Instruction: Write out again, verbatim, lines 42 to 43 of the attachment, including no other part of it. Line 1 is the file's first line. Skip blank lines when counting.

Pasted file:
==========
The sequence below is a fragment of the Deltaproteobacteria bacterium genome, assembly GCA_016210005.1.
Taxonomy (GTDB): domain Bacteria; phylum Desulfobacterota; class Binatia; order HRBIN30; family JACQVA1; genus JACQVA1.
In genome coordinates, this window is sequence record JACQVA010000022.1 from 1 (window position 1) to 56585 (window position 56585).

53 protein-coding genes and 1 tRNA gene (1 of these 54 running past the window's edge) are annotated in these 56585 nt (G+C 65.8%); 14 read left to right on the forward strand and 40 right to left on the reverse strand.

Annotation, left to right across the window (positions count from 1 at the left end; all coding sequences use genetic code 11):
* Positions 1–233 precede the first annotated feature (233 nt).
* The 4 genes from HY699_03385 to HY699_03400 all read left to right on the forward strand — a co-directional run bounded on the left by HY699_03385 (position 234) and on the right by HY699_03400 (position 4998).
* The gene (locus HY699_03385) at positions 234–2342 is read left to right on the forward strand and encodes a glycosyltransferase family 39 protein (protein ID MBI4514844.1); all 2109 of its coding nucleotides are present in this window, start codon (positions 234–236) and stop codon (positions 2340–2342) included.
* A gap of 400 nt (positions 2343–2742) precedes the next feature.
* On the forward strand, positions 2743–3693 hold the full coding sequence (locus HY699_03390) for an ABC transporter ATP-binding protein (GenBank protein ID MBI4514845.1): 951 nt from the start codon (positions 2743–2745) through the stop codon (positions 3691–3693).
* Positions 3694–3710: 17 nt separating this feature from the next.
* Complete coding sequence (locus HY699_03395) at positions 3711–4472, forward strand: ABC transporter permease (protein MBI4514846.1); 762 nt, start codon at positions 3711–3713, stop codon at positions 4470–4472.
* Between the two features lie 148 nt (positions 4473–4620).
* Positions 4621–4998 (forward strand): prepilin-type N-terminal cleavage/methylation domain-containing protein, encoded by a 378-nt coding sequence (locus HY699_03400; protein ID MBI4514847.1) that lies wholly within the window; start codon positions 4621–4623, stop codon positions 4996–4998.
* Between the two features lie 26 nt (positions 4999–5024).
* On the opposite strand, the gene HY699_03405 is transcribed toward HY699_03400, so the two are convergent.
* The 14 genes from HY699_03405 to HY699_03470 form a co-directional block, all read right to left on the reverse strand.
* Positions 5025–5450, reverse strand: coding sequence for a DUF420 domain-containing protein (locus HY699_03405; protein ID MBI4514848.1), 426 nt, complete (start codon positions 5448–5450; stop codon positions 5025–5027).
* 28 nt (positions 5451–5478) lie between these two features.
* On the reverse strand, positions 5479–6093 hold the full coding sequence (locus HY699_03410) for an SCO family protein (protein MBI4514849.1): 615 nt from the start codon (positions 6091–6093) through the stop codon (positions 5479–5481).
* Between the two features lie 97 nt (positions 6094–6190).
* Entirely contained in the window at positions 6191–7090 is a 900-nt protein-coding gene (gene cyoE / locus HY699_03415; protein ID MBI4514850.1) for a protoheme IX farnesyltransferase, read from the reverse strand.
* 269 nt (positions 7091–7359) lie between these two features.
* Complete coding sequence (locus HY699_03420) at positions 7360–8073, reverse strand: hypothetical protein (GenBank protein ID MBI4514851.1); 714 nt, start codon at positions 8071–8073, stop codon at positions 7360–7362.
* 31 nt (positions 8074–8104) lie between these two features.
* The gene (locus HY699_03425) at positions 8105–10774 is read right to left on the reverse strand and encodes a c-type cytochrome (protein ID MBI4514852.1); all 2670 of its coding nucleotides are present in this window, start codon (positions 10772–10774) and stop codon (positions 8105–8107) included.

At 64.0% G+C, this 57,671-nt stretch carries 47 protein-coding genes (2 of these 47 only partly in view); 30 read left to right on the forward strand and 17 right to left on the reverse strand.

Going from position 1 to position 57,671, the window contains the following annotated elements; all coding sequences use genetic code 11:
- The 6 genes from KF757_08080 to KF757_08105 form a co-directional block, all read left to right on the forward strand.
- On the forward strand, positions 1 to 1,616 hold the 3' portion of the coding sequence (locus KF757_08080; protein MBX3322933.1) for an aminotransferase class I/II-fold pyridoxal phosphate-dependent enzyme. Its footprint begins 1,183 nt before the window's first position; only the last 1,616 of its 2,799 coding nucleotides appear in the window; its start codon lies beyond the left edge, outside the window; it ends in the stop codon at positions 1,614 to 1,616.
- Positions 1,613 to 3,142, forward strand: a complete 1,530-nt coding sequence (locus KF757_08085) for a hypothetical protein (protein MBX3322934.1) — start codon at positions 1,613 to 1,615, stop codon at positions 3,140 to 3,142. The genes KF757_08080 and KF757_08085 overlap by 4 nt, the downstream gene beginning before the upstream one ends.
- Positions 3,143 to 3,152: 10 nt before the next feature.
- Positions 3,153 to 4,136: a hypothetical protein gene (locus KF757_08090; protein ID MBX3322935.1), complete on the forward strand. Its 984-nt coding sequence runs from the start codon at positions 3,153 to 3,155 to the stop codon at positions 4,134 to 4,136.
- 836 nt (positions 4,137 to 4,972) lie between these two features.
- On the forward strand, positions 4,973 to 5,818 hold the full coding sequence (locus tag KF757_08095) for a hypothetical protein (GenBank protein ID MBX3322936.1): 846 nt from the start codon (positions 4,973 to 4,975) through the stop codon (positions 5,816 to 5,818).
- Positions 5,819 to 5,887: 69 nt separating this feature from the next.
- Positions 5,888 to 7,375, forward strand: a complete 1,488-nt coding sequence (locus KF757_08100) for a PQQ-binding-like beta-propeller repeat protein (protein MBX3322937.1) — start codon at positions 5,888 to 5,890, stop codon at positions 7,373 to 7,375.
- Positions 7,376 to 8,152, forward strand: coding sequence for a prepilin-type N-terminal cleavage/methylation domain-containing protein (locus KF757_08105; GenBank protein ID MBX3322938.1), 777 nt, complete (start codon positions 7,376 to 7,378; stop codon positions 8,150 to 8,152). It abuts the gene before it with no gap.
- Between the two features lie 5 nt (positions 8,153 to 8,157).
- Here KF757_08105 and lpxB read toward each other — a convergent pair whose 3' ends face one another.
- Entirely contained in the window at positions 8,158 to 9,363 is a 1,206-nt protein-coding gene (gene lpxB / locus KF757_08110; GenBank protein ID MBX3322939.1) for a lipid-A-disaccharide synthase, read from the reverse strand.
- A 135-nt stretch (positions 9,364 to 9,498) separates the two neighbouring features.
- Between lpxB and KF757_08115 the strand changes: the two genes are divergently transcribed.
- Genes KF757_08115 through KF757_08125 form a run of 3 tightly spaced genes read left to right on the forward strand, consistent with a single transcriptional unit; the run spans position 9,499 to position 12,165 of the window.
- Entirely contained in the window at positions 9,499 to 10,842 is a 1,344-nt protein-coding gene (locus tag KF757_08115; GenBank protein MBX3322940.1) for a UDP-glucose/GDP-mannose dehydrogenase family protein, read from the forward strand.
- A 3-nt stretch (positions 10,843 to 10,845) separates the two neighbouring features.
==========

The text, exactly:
- A 135-nt stretch (positions 9,364 to 9,498) separates the two neighbouring features.
- Between lpxB and KF757_08115 the strand changes: the two genes are divergently transcribed.